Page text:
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12 November 2018 Research Foundation

The Future of Investment Management

  1. Ronald N. Kahn
The Future of Investment Management View the full book (PDF)
Investment management is in flux, arguably more than it has been in a long time. Active management is under pressure, with investors switching from active to index funds. New “smart beta” products offer low-cost exposures to many active ideas. Exchange-traded funds are proliferating. Markets and regulations have changed significantly over the past 10–20 years, and data and technology—which are increasingly important for investment management—are evolving even more rapidly.
In the midst of this change, what can we say about the future of investment management? What ideas will influence its evolution? What types of products will flourish over the next 5–10 years?


I use a long perspective to address these questions and analyze the modern intellectual history of investment management—the set of ideas that have influenced investment management up to now.


One central theme that emerges is that investment management is becoming increasingly systematic. Our understanding of risk has evolved from a general aversion to losing money to a precisely defined statistic we can measure and forecast. Our understanding of expected returns has evolved as the necessary data have become more available, as our understanding of fundamental value has developed, and as we have come to understand the connection between return and risk and the relevance of human behavior to both. Data and technology have advanced in parallel to facilitate implementing better approaches.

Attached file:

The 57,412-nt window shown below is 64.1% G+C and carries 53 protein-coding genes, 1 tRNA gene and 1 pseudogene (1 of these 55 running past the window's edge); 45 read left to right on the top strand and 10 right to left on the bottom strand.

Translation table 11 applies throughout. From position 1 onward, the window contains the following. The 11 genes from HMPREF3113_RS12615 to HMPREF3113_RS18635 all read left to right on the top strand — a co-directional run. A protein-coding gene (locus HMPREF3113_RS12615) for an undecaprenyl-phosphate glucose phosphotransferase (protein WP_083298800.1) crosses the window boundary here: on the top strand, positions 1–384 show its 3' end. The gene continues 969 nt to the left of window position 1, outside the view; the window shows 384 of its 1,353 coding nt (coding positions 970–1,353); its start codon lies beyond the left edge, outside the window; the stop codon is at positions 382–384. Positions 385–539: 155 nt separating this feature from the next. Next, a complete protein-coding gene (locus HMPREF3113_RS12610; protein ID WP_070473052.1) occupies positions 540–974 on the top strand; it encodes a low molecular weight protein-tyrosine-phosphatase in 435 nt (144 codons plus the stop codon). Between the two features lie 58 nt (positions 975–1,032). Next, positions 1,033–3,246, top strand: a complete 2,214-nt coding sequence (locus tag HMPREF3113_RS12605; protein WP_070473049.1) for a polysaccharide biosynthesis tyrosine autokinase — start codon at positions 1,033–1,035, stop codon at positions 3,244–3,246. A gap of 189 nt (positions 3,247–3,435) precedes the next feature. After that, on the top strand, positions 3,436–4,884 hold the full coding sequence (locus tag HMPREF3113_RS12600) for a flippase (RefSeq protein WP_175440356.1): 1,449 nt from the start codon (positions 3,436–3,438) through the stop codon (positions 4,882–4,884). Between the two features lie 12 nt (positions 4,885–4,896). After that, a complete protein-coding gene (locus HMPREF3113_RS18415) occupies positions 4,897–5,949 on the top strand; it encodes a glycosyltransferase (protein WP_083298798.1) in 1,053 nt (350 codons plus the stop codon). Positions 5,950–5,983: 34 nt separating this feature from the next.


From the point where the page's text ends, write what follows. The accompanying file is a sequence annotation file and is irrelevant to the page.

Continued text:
With an understanding of the ideas underlying investment management today, including several insights into active management, I discuss the many trends currently roiling the field. These trends, applied to the current state of investment management, suggest that investment management will evolve into three distinct branches—indexing, smart beta/factor investing, and pure alpha investing. Each branch will offer two styles of products: those that focus exclusively on returns and those that include goals beyond returns.



Foreword  ix
    Richard C. Grinold
Preface xi
Acknowledgements xiii

1. Introduction 1
2. The Early Roots of Investment Management 4
    Pre-Modern History: The Early Roots of Investment Management 4
    The Dutch Origins of Investment Management 7
    The Evolution of Investment Management in Britain and the United States 9
    The Evolution of Investment Data 10
    Bibliography 11
3. The Modern History of Investment Management 12
    The Origins of Systematic Investing 12
    The Birth of Modern Portfolio Theory 15
    Active Management Strikes Back 25
    The Evolution of Investing 33
    Appendix 33
    Bibliography 34
4. Seven Insights into Active Management 38
    Insight 1. Active Management Is a Zero-Sum Game 39
    Insight 2. Information Ratios Determine Added Value 41
    Insight 3. Allocate Risk Budget in Proportion to Information Ratios 45
    Insight 4. Alphas Must Control for Skill, Volatility, and Expectations 46
    Insight 5. The Fundamental Law of Active Management: Information Ratios Depend on Skill, Diversification, and Efficiency 50
    Insight 6. Data Mining Is Easy 59
    Insight 7. Constraints and Costs Have a Surprisingly Large Impact 65
    Summary 70
    Technical Appendix 70
    Bibliography 72
5. Seven Trends in Investment Management 74
    Trend 1. Active to Passive 74
    Trend 2. Increased Competition 78
    Trend 3. Changing Market Environments 81
    Trend 4. Big Data 83
    Trend 5. Smart Beta 86
    Trend 6. Investing Beyond Returns 95
    Trend 7. Fee Compression 100
    Bibliography 104
6. The Future of Investment Management 107
    Index Funds 107
    Smart Beta/Factor Funds 109
    Pure Alpha Funds 111
    Investing Beyond Returns 112
    Fees 114
    Conclusion 114
    Bibliography 115

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